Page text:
Open Source UI, patches not welcome

David Hyatt raises some interesting questions in his recent “It’s just the UI, stupid” blog. He says that Netscape is being hampered in user interface development for the Netscape browser of fights with random Mozilla contributors who block bugs and make comments that some features are “bad for Mozilla.” He notes that no company develops a product this way and says Netscape should have complete control over the UI of their product. Okay. The sticking point is what happens with Mozilla. Mozilla is not a company.

So far, Mozilla has been fairly open to anyone logging UI bugs and submitting patches. Unfortunately, these patches frequently cause usability problems. There are no UI review and polish requirements other than module owner approval. This needs to change. Matthew Thomas has already pointed out many of the problems with free software usability and its design process. A better process needs to be worked out.

If Netscape and Mozilla were to fork UI, what would happen with nightly builds? Would they continue to have the Mozilla UI? Would there be more than one UI? The current interfaces are similar enough that Netscape may feel it’s getting resonable testing. If they were to diverge more, how would Netscape react?


Blake Ross describes work he’s been doing on the mozilla/browser project and includes a screen shot. It was uncanny to compare the screen shot with a theme I’m hacking on and notice that they are virtually identical. (I have Address instead of Location as the label for the URL box and haven’t yet revised the sidebar.) Hooray! It looks like mozilla/browser is going to be quite cool. I’m particularly impressed with Blake’s comments about improved startup and new window speed. Now if only we could get some builds…

More variation is good for Mozilla

Matt Judy defends the development of Chimera for Mac OS X as good for the Mozilla project. I believe he’s right. The more browsers that are using the underlying Gecko engine on various platforms, the better the code will become. As long as the Mozilla derivatives just swap out the UI but keep the Gecko engine it still helps to build a better and more standardized web. My only concern is that these new browsers will be perceived as separate entities with small marketshare and therefore dismissed by web developers.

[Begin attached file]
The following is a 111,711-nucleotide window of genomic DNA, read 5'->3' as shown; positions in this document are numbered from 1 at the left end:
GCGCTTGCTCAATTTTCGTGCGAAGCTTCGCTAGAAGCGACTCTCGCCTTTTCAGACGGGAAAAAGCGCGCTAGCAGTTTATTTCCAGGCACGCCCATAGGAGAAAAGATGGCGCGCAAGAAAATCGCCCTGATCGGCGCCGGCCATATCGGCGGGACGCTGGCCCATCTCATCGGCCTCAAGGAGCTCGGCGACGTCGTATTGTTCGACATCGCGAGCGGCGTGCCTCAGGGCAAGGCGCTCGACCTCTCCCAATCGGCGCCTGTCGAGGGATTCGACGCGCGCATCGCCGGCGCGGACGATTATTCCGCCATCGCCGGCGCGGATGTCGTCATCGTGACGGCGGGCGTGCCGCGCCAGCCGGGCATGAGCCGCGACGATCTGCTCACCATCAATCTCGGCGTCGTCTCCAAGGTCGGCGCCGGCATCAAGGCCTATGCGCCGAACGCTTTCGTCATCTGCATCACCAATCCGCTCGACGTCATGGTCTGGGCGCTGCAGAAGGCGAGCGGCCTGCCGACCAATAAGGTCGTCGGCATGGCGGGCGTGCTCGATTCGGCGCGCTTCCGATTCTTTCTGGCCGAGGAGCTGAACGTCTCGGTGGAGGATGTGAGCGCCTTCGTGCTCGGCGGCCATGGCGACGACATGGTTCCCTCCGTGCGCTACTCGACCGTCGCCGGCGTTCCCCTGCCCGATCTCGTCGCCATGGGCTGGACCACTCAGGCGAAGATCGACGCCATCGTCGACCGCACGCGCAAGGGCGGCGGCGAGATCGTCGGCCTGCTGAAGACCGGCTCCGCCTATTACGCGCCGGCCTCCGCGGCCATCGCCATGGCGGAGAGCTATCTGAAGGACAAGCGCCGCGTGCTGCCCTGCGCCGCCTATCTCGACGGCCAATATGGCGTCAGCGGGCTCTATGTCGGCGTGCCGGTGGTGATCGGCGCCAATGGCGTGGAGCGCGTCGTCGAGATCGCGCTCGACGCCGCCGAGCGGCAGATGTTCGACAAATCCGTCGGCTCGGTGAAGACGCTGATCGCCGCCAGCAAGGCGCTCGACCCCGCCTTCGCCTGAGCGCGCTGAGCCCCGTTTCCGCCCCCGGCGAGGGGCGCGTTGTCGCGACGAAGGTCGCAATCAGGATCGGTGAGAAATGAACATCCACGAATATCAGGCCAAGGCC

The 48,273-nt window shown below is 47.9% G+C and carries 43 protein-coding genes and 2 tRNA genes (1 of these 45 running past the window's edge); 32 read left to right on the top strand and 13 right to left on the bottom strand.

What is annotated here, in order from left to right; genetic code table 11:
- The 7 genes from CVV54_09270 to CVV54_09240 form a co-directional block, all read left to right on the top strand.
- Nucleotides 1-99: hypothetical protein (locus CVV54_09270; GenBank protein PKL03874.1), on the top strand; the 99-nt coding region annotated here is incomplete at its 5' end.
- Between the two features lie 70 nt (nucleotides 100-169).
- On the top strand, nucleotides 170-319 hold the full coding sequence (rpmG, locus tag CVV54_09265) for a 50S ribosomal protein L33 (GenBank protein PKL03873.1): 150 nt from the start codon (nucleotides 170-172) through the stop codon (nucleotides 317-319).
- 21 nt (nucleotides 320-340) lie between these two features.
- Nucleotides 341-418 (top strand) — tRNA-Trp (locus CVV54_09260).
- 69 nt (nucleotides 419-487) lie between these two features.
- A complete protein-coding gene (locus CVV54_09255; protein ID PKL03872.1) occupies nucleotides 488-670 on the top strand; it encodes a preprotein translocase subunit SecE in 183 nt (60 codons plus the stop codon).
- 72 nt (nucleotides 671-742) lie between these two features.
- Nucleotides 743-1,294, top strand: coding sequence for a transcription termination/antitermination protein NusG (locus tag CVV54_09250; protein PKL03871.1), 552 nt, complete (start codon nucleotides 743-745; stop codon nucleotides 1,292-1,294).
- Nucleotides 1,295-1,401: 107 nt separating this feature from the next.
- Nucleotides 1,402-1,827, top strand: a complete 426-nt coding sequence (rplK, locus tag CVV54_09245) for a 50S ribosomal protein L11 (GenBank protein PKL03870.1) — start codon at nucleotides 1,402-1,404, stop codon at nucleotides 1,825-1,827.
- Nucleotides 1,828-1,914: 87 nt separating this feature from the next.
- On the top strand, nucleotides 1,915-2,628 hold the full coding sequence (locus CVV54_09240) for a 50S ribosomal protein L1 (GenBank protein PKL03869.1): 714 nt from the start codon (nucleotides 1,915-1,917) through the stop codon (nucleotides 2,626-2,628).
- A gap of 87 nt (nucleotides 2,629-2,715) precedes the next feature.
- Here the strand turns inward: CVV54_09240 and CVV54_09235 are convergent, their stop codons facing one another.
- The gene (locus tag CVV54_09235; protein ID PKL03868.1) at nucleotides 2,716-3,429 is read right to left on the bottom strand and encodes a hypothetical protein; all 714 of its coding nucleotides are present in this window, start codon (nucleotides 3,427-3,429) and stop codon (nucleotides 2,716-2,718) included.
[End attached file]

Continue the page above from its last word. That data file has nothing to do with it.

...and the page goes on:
You’re a luser if you can’t use this

Matthew Thomas has posted an article identifying additional reasons that open source software has poor usability. Unlike the previous list, this one is more specific to the open source development model. (Failing to design the interface before coding is a problem that also affects commercial software.)

I believe both of these lists have missed the biggest reason for poor usability: difficulty of coding. Creating custom controls and behaviors are more time consuming than using whatever common controls are provided. Common controls are therefore frequently misused. When the interface is designed in advance, developers have a good idea for how things should work and can plan to create custom widgets as necessary. However, if developers are just hacking something up to be functional, as likely as not they’ll just use any easily coded control whether or not it is appropriate. This is especially evident with the standard Yes/No dialogs. Even with excellent interface design, developers will often take a shortcut and use a control that is easier to code than writing a special one as dictated.

In an ironic twist, the converse is also likely, especially with multiplatform products. Instead of using a system standard common control, developers go out of their way to create widgets that work on all platforms, but resemble the common ones. Inconsistencies between platforms and expected behaviors yield additional user confusion and frustration. The problem is still the same: lack of developer energy invested in completely duplicating expected platform behavior.

Kids can learn anything

In a fascinating experiment, slum kids in India teach themselves to surf the web and use paint software but ask “What’s a computer?” I’m not sure what I find more interesting, the kiosk and hardware setup (including video cameras and screen recording software) or the fact that kids taught themselves to do this. Use of a touch pad probably contributed to the ease of learning. (A touch screen might be even better.) I originally saw this story on slashdot and can’t stop thinking about it.

Why should we talk about being computer-literate but not bicycle-literate? If you can use something should you need to know all the names for its parts? If you do, I suspect a majority of the population isn’t car-literate. This reminds me of a friend who said he encouraged his mom to call the CPU of her computer a “box”.

Out of toilet paper?

Fear not! Designer Don Norman is developing a solution. Who would have thought that people are driven to tear paper from the larger roll when given a choice between two?

After reading any of Don Norman’s writings (I highly recommend The Design of Everyday Things), you look at the world in a different light. He makes you wonder why we put up with horrible—or worse, dangerous—design. Once you’ve used something with good design, it’s frustrating to go back to an inferior product. Thankfully, when you’re sensitized to good design you’re less likely to make that change.